THE COMPETITION: While the Air 5G was in development Intel defined a new standard known as “Ultrabook”. They’re ultraportable laptops that are even thinner than most netbooks but far more powerful. They feature special low power versions of the latest Core i-series processors and chipsets, very fast wake up from sleep, long battery life from a thin/light battery, etc. Reviews have said the Asus Zenbook (11” UX21, 13” UX31) Ultrabook, with nearly identical size, weight, and even better specs, is a genuine challenger to the Air. Many reviewers believe the Zenbook is the better engineered laptop. Just like Samsung managed to out-design Apple’s iPad 2 with the thinner, lighter, and even more sexy Galaxy Tab 10.1, Asus has accomplished a similar feat with the Zenbook. Apple no longer stands alone in industrial design expertise. I hope to test a Zenbook someday and I’m sure there will be even more impressive Ultrabooks to follow. Competition is good for laptop buyers and the Air 6G will need more than just a CPU refresh to remain genuinely competitive.
SUBJECTIVE SOUND QUALITY: With my sensitive Ultimate Ears SuperFi IEMs the MacBook was initially, to my surprise, completely silent. But once I clicked Play in iTunes there was a “tick” and, even before the track started, I heard some soft hiss. The Air apparently shuts down the audio circuitry, likely to extend battery life, when there’s nothing playing. The audible hiss and noise wasn’t terribly objectionable and is lower than I’ve heard with the same headphones on many other laptop computers. In terms of sound quality the air sounded relatively good and had more output power than many computer headphone jacks but still not enough for many full size headphones like my Sennheiser HD650s. In addition to several IEMs I tried, my Denon AH-D2000s were relatively happy with the MacBook as were my DT-770s. It should be noted most of my initial listening was done with the Air running from battery power. This is important because…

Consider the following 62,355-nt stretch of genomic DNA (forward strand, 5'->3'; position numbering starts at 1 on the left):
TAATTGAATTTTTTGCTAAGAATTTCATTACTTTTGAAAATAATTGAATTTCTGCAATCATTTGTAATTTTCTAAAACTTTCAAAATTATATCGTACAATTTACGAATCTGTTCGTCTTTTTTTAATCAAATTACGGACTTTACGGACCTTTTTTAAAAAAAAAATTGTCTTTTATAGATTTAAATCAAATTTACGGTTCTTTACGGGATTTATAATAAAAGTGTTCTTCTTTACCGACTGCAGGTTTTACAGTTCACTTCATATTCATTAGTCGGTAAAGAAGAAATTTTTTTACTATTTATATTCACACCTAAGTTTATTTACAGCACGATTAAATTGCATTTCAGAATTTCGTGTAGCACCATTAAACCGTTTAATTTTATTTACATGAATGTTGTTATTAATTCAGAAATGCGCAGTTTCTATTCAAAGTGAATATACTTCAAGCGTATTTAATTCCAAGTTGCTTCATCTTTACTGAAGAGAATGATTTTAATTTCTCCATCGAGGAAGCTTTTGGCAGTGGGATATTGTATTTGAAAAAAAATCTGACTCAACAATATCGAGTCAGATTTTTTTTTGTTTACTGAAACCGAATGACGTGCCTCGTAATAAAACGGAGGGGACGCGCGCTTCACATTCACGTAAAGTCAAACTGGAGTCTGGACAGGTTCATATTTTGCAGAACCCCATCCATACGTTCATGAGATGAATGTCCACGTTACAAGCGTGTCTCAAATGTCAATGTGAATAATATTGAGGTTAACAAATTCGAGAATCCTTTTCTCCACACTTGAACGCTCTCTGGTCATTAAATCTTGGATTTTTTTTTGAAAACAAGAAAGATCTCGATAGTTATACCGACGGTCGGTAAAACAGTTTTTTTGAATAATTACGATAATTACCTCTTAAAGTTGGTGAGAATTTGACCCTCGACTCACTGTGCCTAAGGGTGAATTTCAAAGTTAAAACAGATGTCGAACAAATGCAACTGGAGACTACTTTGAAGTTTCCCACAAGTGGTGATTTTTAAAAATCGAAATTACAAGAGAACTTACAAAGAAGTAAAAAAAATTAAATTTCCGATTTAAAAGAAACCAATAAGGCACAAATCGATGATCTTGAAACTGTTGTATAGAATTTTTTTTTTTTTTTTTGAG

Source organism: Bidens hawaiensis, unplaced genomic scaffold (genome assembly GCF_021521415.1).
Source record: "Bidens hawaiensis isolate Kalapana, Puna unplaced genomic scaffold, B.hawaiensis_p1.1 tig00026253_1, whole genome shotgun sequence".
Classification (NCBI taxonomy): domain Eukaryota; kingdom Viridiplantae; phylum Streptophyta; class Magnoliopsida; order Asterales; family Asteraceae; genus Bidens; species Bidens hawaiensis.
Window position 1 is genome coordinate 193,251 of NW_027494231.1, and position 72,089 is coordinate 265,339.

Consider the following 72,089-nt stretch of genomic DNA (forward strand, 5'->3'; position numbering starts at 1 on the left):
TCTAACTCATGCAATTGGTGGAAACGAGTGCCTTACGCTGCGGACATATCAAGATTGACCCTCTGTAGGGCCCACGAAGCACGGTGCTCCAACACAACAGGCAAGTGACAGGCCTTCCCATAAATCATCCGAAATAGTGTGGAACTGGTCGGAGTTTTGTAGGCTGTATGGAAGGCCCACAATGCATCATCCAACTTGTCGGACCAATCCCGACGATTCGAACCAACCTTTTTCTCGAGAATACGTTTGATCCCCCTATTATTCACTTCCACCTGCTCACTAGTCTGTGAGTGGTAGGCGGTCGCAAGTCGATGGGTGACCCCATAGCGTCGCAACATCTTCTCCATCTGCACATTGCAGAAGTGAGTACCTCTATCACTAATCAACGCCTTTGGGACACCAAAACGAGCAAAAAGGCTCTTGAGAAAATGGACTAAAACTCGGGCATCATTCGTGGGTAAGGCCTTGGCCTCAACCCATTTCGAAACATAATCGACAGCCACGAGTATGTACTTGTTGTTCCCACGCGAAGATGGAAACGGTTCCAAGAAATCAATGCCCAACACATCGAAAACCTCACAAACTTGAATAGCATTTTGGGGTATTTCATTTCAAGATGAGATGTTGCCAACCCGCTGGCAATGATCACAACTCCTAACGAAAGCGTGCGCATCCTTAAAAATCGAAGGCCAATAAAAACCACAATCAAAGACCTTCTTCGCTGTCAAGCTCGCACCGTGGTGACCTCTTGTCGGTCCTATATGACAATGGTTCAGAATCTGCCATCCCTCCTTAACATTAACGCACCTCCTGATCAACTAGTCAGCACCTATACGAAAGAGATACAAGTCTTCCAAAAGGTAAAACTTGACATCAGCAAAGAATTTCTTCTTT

MEASUREMENT SUMMARY: Many of the measurements were limited by the noise floor of the Air, especially in one channel, and especially when it was plugged into AC power. Channel B had much higher noise, slightly greater distortion in some tests, and also was the first to clip. The measurements make it apparent the analog audio circuitry in the Air is far from symmetrical. This may cause degraded stereo imaging and localization. The Air also exhibited highly asymmetrical clipping with the negative half of the waveform clipping first into loads below 45 ohms such as normal 16 and 32 ohm portable headphones. But, putting the above into perspective, the excess noise is mostly below 200 hz where human hearing is less sensitive. And if you use sufficiently sensitive headphones, you shouldn’t need to push the Air into clipping as it has a healthy amount of power for a laptop. Several of the measurements were impressive including ruler flat frequency response, a very low output impedance, the output power, and nearly 18 bit performance when playing 24 bit tracks. See the Tech Section for all the geeky details.
|Measurement||MacBook Air||X-Fi Go|
|Freq. Resp. 10K||+/- 0.1 dB A||+/- 0.4 dB A|
|Freq. Resp. 33 ohms||+/- 0.1 dB A||+/-5.0 dB D|
|HP Output Imp Ohms||0.31 A||7.8 C|
|Max Output 10K||1.4V B||1.0V C|
|Max Output 32 Ohms||1.2V B||0.75V C|
|Max Power 32 Ohms||45 mW B||18 mW C|
|THD+N 0 dBFS 100hz 10K||0.01% B (1)||0.007% A|
|THD+N 100hz 10K||0.003% A||0.007% A|
|THD+N 1Khz 10K||0.003% A||0.007% A|
|THD+N 1K 32 ohms||0.014% B (1)||0.009% A|
|THD+N 10Khz 10K||0.003% A||0.009% A|
|IMD CCIF 10K/33||0.016% B (2)||0.004% A|
|IMD SMPTE 10K||0.0002% A||0.0005% A|
|Noise A-Wtd dBu 16 bit||90.7 B||88.9 C|
|DNR A-Wtd dB 16 bit||95.8 A||91.1 C|
|DNR A-Wtd dB 24 bit||106.9 B||91.1 C|
|-90 dBFS Linearity dB Err||0.0 A||1.5 dB B|
|USB Jitter Jtest||Very Good B||Very Good B|
NOTES: (1) Channel B on AC power, (2) Using new dual odd/even measurement
- Very flat frequency response
- Very low output impedance
- Higher output than many laptops and most portable players
- 24 Bit Support With 106 dB Dynamic Range
- Reasonably quiet on battery power
- One channel far more prone to noise and clips first
- Much higher measured noise with AC power connected
- Asymmetrical clipping into loads below 45 ohms
- Output unstable (oscillates) with modest capacitive load
HEADPHONE COMPATIBILITY: For headphones under 45 ohms it safe to assume the Air is good for at least 0.8 volts RMS of output. That means for InnerFidelity headphone tests, look for a 90 dB SPL rating under 0.08 volts or a sensitivity rating above 95 dB/mW. For headphones above 45 ohms, look for an I.F. 90 dB SPL rating under 0.13 volts or a sensitivity rating above 102 dB/mW. For headphones rated at 1 volt, look for at least 115 dB/V. These are only a rough guide, see my More Power article for more exact numbers and the theory behind them.